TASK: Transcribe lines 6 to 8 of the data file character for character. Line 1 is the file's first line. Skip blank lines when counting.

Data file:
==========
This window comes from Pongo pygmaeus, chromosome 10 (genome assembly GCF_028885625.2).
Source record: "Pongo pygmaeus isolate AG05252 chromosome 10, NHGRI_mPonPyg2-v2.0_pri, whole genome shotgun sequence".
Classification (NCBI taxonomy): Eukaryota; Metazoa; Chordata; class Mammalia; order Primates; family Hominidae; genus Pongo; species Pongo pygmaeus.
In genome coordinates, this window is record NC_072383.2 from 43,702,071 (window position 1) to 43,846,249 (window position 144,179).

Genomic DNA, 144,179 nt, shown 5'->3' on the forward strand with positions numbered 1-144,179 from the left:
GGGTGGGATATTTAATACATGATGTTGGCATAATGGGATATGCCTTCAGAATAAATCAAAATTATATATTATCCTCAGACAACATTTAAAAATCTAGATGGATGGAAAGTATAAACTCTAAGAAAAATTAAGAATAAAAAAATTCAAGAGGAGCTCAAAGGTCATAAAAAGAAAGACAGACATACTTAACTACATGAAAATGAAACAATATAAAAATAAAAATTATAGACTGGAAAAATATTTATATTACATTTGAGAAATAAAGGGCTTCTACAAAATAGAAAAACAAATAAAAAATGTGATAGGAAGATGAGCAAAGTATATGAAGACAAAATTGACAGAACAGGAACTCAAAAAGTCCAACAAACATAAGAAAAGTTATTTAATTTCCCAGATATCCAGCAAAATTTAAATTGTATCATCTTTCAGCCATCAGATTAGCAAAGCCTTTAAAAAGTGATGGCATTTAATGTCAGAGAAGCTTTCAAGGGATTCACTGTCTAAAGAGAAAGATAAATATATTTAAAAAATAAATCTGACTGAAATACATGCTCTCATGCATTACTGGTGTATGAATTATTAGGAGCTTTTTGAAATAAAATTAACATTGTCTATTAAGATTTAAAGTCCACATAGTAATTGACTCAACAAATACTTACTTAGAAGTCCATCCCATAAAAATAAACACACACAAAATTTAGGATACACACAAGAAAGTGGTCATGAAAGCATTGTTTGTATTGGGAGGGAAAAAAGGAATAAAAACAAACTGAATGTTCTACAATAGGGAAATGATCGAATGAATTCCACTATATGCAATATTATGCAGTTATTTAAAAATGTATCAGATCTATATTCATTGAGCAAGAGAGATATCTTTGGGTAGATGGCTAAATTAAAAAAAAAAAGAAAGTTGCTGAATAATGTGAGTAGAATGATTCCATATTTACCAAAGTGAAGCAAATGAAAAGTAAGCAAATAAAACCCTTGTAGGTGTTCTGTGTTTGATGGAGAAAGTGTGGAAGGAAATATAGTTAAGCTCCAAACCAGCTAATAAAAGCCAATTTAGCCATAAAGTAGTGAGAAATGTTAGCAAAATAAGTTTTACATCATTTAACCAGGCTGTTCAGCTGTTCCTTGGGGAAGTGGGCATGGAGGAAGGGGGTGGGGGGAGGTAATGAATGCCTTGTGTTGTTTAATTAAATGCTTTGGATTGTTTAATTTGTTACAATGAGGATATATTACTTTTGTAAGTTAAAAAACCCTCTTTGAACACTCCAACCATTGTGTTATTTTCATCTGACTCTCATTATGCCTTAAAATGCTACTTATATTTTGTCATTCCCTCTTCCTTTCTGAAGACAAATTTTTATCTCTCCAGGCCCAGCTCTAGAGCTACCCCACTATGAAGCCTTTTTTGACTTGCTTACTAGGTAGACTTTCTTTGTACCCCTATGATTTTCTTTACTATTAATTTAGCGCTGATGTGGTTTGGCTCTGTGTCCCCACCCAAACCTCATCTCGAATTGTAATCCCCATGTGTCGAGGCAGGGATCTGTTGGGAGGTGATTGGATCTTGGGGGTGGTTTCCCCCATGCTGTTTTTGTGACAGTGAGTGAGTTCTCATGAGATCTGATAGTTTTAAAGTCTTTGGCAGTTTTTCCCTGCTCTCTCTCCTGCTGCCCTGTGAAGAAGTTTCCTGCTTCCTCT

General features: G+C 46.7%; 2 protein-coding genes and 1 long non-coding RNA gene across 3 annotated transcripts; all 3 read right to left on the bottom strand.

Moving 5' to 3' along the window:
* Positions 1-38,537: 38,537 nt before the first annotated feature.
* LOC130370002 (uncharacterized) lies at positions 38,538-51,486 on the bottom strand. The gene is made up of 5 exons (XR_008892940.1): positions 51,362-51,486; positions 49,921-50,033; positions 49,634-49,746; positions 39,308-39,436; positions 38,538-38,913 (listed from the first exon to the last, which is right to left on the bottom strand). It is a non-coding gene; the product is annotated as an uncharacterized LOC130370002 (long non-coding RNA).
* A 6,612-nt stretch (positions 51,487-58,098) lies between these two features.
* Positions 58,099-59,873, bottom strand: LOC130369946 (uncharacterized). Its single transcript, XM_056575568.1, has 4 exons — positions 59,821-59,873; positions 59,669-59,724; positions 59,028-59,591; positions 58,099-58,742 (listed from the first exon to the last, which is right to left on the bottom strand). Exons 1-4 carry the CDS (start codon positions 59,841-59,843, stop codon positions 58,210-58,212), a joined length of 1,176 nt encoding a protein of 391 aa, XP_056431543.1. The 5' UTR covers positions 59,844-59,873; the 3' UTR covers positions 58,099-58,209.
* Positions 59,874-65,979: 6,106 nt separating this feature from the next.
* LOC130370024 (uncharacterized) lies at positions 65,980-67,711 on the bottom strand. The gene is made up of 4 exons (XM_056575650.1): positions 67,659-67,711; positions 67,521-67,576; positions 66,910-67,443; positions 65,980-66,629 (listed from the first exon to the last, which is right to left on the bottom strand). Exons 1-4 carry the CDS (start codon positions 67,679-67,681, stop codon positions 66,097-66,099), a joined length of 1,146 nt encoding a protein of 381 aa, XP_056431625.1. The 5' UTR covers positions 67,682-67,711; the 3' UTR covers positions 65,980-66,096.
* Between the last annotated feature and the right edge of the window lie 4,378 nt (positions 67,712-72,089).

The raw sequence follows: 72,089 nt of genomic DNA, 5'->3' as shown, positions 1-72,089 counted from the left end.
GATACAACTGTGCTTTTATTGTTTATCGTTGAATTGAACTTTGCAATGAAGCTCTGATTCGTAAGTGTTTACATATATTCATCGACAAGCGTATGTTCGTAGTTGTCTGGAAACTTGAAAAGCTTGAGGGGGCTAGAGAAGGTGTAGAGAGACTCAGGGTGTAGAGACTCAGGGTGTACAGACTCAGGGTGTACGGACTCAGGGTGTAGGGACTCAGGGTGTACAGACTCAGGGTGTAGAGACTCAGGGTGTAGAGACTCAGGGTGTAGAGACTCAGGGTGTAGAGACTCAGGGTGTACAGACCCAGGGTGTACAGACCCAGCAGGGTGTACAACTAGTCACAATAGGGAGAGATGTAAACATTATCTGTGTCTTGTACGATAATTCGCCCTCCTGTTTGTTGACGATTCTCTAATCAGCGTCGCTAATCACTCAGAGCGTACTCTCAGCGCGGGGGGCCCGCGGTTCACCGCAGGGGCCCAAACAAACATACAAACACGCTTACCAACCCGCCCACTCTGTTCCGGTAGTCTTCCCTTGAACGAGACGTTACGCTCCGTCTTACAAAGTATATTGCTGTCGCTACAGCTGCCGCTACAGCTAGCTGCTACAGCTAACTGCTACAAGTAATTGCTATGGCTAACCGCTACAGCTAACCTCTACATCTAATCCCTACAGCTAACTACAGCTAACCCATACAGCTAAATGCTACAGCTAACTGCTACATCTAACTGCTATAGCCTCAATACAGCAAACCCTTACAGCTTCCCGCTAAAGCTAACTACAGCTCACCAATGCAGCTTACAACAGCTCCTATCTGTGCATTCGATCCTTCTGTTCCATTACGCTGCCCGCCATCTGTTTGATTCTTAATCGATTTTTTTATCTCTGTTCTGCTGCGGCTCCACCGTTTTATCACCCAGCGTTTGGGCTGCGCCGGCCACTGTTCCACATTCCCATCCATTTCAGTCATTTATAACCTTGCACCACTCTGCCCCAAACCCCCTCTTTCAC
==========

GGGTGGGATATTTAATACATGATGTTGGCATAATGGGATATGCCTTCAGAATAAATCAAAATTATATATTATCCTCAGACAACATTTAAAAATCTAGATGGATGGAAAGTATAAACTCTAAGAAAAATTAAGAATAAAAAAATTCAAGAGGAGCTCAAAGGTCATAAAAAGAAAGACAGACATACTTAACTACATGAAAATGAAACAATATAAAAATAAAAATTATAGACTGGAAAAATATTTATATTACATTTGAGAAATAAAGGGCTTCTACAAAATAGAAAAACAAATAAAAAATGTGATAGGAAGATGAGCAAAGTATATGAAGACAAAATTGACAGAACAGGAACTCAAAAAGTCCAACAAACATAAGAAAAGTTATTTAATTTCCCAGATATCCAGCAAAATTTAAATTGTATCATCTTTCAGCCATCAGATTAGCAAAGCCTTTAAAAAGTGATGGCATTTAATGTCAGAGAAGCTTTCAAGGGATTCACTGTCTAAAGAGAAAGATAAATATATTTAAAAAATAAATCTGACTGAAATACATGCTCTCATGCATTACTGGTGTATGAATTATTAGGAGCTTTTTGAAATAAAATTAACATTGTCTATTAAGATTTAAAGTCCACATAGTAATTGACTCAACAAATACTTACTTAGAAGTCCATCCCATAAAAATAAACACACACAAAATTTAGGATACACACAAGAAAGTGGTCATGAAAGCATTGTTTGTATTGGGAGGGAAAAAAGGAATAAAAACAAACTGAATGTTCTACAATAGGGAAATGATCGAATGAATTCCACTATATGCAATATTATGCAGTTATTTAAAAATGTATCAGATCTATATTCATTGAGCAAGAGAGATATCTTTGGGTAGATGGCTAAATTAAAAAAAAAAAGAAAGTTGCTGAATAATGTGAGTAGAATGATTCCATATTTACCAAAGTGAAGCAAATGAAAAGTAAGCAAATAAAACCCTTGTAGGTGTTCTGTGTTTGATGGAGAAAGTGTGGAAGGAAATATAGTTAAGCTCCAAACCAGCTAATAAAAGCCAATTTAGCCATAAAGTAGTGAGAAATGTTAGCAAAATAAGTTTTACATCATTTAACCAGGCTGTTCAGCTGTTCCTTGGGGAAGTGGGCATGGAGGAAGGGGGTGGGGGGAGGTAATGAATGCCTTGTGTTGTTTAATTAAATGCTTTGGATTGTTTAATTTGTTACAATGAGGATATATTACTTTTGTAAGTTAAAAAACCCTCTTTGAACACTCCAACCATTGTGTTATTTTCATCTGACTCTCATTATGCCTTAAAATGCTACTTATATTTTGTCATTCCCTCTTCCTTTCTGAAGACAAATTTTTATCTCTCCAGGCCCAGCTCTAGAGCTACCCCACTATGAAGCCTTTTTTGACTTGCTTACTAGGTAGACTTTCTTTGTACCCCTATGATTTTCTTTACTATTAATTTAGCGCTGATGTGGTTTGGCTCTGTGTCCCCACCCAAACCTCATCTCGAATTGTAATCCCCATGTGTCGAGGCAGGGATCTGTTGGGAGGTGATTGGATCTTGGGGGTGGTTTCCCCCATGCTGTTTTTGTGACAGTGAGTGAGTTCTCATGAGATCTGATAGTTTTAAAGTCTTTGGCAGTTTTTCCCTGCTCTCTCTCCTGCTGCCCTGTGAAGAAGTTTCCTGCTTCCTCT

General features: G+C 46.7%; 2 protein-coding genes and 1 long non-coding RNA gene across 3 annotated transcripts; all 3 read right to left on the bottom strand.

Moving 5' to 3' along the window: